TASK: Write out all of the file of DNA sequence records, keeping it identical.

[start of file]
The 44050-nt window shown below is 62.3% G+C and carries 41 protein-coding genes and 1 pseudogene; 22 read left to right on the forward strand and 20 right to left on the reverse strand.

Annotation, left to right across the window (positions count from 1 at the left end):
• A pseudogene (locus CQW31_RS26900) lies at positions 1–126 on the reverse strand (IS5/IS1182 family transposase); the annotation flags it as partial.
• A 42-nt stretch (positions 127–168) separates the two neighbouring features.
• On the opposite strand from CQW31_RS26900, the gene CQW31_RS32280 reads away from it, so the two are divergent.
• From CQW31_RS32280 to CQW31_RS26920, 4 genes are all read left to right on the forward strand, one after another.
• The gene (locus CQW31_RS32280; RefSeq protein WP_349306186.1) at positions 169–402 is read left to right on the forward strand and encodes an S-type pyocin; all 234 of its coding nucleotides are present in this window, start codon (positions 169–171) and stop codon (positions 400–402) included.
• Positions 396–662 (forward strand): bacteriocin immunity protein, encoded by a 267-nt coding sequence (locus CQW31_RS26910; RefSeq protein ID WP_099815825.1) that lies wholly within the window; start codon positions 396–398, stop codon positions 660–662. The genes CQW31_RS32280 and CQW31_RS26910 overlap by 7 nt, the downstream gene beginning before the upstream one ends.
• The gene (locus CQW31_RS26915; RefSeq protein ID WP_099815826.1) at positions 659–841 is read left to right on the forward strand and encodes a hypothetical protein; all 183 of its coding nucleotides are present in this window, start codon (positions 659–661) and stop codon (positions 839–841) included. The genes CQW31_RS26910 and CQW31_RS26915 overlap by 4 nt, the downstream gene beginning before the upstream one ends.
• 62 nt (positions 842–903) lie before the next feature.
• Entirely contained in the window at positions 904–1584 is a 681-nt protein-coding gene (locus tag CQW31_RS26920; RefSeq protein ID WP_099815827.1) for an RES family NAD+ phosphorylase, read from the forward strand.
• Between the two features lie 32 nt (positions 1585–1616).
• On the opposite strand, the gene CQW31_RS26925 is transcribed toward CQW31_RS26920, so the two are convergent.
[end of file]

The 44050-nt window shown below is 62.3% G+C and carries 41 protein-coding genes and 1 pseudogene; 22 read left to right on the forward strand and 20 right to left on the reverse strand.

Annotation, left to right across the window (positions count from 1 at the left end):
• A pseudogene (locus CQW31_RS26900) lies at positions 1–126 on the reverse strand (IS5/IS1182 family transposase); the annotation flags it as partial.
• A 42-nt stretch (positions 127–168) separates the two neighbouring features.
• On the opposite strand from CQW31_RS26900, the gene CQW31_RS32280 reads away from it, so the two are divergent.
• From CQW31_RS32280 to CQW31_RS26920, 4 genes are all read left to right on the forward strand, one after another.
• The gene (locus CQW31_RS32280; RefSeq protein WP_349306186.1) at positions 169–402 is read left to right on the forward strand and encodes an S-type pyocin; all 234 of its coding nucleotides are present in this window, start codon (positions 169–171) and stop codon (positions 400–402) included.
• Positions 396–662 (forward strand): bacteriocin immunity protein, encoded by a 267-nt coding sequence (locus CQW31_RS26910; RefSeq protein ID WP_099815825.1) that lies wholly within the window; start codon positions 396–398, stop codon positions 660–662. The genes CQW31_RS32280 and CQW31_RS26910 overlap by 7 nt, the downstream gene beginning before the upstream one ends.
• The gene (locus CQW31_RS26915; RefSeq protein ID WP_099815826.1) at positions 659–841 is read left to right on the forward strand and encodes a hypothetical protein; all 183 of its coding nucleotides are present in this window, start codon (positions 659–661) and stop codon (positions 839–841) included. The genes CQW31_RS26910 and CQW31_RS26915 overlap by 4 nt, the downstream gene beginning before the upstream one ends.
• 62 nt (positions 842–903) lie before the next feature.
• Entirely contained in the window at positions 904–1584 is a 681-nt protein-coding gene (locus tag CQW31_RS26920; RefSeq protein ID WP_099815827.1) for an RES family NAD+ phosphorylase, read from the forward strand.
• Between the two features lie 32 nt (positions 1585–1616).
• On the opposite strand, the gene CQW31_RS26925 is transcribed toward CQW31_RS26920, so the two are convergent.